Web font Rendering on Windows

The largest % of browsers on the web is Internet Explorer running under a Windows OS. How web fonts look for the majority of these web users is an issue, especially as font rendering tends to look less satisfactory under the IE/Windows combination than under other modern browsers and/or OS X or Linux. Microsoft has resisted the ‘pure’ antialiased text look of OS X, instead developing ClearType to deliver sub pixel rendering for screen font rasterisation. The goal of ClearType is to ‘smooth’ fonts on digital screens but with a crisper outline than standard antialiasing. At the heart of ClearType is a heavy reliance on hinting, so for a font to render optimally on a Windows system, a font must be properly hinted. This forces a heavy weight of work onto the font designer.

However, by editing the gasp table (Grid-fitting And Scan-conversion Procedure) in Truetype fonts with none or minimal hinting, it’s possible to greatly improve their rendering in web browsers on Windows. By default Fontlab and Fontforge create gasp tables that don’t give the best font rasterisation in modern web browsers, but other options for the gasp table are available. At the moment, of these two, only Fontforge can create fonts with enhanced gasp tables.

Also, with Internet Explorer 9, Microsoft has improved their browsers font rendering. Unhinted fonts can now look good for the biggest % of Internet users. The following screenshots show a completely unhinted version of Candal Font, with it’s gasp table set to version 1, with anti aliasing and symmetric smoothing turned on for all point sizes.

Internet Explorer 9, Windows 7 with ClearType turned off.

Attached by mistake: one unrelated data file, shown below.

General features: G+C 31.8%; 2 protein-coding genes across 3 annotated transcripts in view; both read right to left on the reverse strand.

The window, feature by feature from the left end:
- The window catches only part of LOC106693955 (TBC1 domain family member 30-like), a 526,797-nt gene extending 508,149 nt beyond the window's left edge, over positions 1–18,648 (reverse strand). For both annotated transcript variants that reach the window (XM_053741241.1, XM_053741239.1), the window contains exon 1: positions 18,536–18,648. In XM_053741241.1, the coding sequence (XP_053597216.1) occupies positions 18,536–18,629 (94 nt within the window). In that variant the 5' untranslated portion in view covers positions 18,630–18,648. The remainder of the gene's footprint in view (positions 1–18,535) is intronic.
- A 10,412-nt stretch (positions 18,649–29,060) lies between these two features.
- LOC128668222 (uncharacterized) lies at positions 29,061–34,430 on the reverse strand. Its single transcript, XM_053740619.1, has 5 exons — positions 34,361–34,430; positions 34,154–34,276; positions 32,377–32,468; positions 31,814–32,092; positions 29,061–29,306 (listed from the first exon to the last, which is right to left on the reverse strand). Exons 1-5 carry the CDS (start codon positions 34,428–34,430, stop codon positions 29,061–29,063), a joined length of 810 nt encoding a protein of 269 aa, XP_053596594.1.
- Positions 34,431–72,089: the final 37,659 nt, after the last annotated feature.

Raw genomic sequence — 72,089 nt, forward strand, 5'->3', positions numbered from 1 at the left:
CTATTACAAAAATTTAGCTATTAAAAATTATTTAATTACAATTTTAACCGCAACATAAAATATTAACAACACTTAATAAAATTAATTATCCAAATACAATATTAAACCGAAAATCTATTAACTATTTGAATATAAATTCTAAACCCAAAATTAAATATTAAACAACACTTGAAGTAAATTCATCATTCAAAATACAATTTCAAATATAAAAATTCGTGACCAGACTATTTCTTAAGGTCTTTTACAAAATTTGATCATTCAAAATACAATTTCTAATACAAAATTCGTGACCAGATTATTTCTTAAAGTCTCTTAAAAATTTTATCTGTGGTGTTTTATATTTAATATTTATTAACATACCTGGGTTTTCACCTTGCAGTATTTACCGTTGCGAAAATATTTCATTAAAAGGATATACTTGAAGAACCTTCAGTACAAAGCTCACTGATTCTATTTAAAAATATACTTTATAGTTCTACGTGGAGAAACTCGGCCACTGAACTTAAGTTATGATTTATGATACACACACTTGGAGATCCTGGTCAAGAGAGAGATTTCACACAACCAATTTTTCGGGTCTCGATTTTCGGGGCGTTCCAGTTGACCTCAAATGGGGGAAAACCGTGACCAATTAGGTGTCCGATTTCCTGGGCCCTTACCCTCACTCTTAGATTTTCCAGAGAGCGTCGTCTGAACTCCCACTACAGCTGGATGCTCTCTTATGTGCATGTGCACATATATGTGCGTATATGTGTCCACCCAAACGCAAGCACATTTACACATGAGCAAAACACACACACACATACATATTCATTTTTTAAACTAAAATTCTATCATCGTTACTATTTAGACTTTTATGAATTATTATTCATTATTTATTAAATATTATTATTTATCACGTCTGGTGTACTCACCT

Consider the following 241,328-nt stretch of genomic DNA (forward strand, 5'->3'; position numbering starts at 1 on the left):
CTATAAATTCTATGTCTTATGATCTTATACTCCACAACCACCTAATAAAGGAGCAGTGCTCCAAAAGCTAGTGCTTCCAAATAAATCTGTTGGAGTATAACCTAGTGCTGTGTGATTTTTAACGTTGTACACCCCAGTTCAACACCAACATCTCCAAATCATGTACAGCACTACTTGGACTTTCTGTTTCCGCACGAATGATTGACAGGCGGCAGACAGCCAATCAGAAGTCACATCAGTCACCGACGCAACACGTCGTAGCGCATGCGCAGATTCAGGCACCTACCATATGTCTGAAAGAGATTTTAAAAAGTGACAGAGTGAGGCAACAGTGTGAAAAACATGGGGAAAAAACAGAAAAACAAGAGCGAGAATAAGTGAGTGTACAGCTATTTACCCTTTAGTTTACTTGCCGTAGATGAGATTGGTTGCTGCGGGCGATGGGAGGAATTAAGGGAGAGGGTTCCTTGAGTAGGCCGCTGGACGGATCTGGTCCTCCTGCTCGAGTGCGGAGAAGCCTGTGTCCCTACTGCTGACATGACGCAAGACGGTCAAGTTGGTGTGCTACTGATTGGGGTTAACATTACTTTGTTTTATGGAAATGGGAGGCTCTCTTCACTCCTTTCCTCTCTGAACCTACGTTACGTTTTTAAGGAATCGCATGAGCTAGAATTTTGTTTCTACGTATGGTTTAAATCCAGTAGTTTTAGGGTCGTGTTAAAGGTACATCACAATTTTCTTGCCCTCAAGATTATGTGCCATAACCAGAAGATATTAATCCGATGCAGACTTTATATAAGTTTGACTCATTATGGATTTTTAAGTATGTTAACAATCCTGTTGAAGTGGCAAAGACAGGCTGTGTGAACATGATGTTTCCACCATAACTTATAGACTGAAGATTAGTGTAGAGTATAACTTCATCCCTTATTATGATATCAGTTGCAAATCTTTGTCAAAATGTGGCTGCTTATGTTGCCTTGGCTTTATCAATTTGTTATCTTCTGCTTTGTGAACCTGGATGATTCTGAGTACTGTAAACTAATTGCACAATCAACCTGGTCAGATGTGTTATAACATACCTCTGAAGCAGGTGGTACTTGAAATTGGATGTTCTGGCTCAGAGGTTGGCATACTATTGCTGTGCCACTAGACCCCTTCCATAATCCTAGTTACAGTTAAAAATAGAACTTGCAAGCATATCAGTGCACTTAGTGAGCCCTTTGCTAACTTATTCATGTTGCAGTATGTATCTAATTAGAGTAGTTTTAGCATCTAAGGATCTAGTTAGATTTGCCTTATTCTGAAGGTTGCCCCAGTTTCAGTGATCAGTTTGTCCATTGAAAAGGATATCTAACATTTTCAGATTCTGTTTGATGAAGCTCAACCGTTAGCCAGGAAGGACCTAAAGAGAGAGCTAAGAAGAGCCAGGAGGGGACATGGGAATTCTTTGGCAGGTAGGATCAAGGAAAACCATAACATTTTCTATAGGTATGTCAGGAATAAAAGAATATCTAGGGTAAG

Internet Explorer 9, Windows 7 with ClearType turned on.

Internet Explorer 8, Windows 7 with ClearType turned off.

Internet Explorer 8, Windows 7 with ClearType turned on.

The ‘best’ webfont rendering on Windows seems to be;
Firefox 4 + ClearType + no hinting + GASP = grid fitting OFF, antialiasing ON, symmetric smoothing ON.

Extra good news is that this not only gives best rendering results, but knocks days of font hinting out of the designers workflow. It seems that DirectWrite is effectively removing the need for classic truetype instructions in Windows webfonts; some minimal but key manual hinting would tweak out any slight blurring at cap height, x height and at overshoots.

No hinting + Antialiasing & symmetric smoothing. Firefox 4.

Autohint + default gasp table. Firefox 4

No hinting + Antialiasing & symmetric smoothing. Chrome.

Rasterisation options via for the gasp table are.
# Grid-fitting and hinting performed at the specified ppem, i.e. TrueType bytecode interpretation.
# Anti-aliased rendering at the specified ppem.
# Use smoothing along multiple axes with ClearType® (Only supported in version 1 gasp)
# Use gridfitting with ClearType symmetric smoothing (version 1 gasp only)

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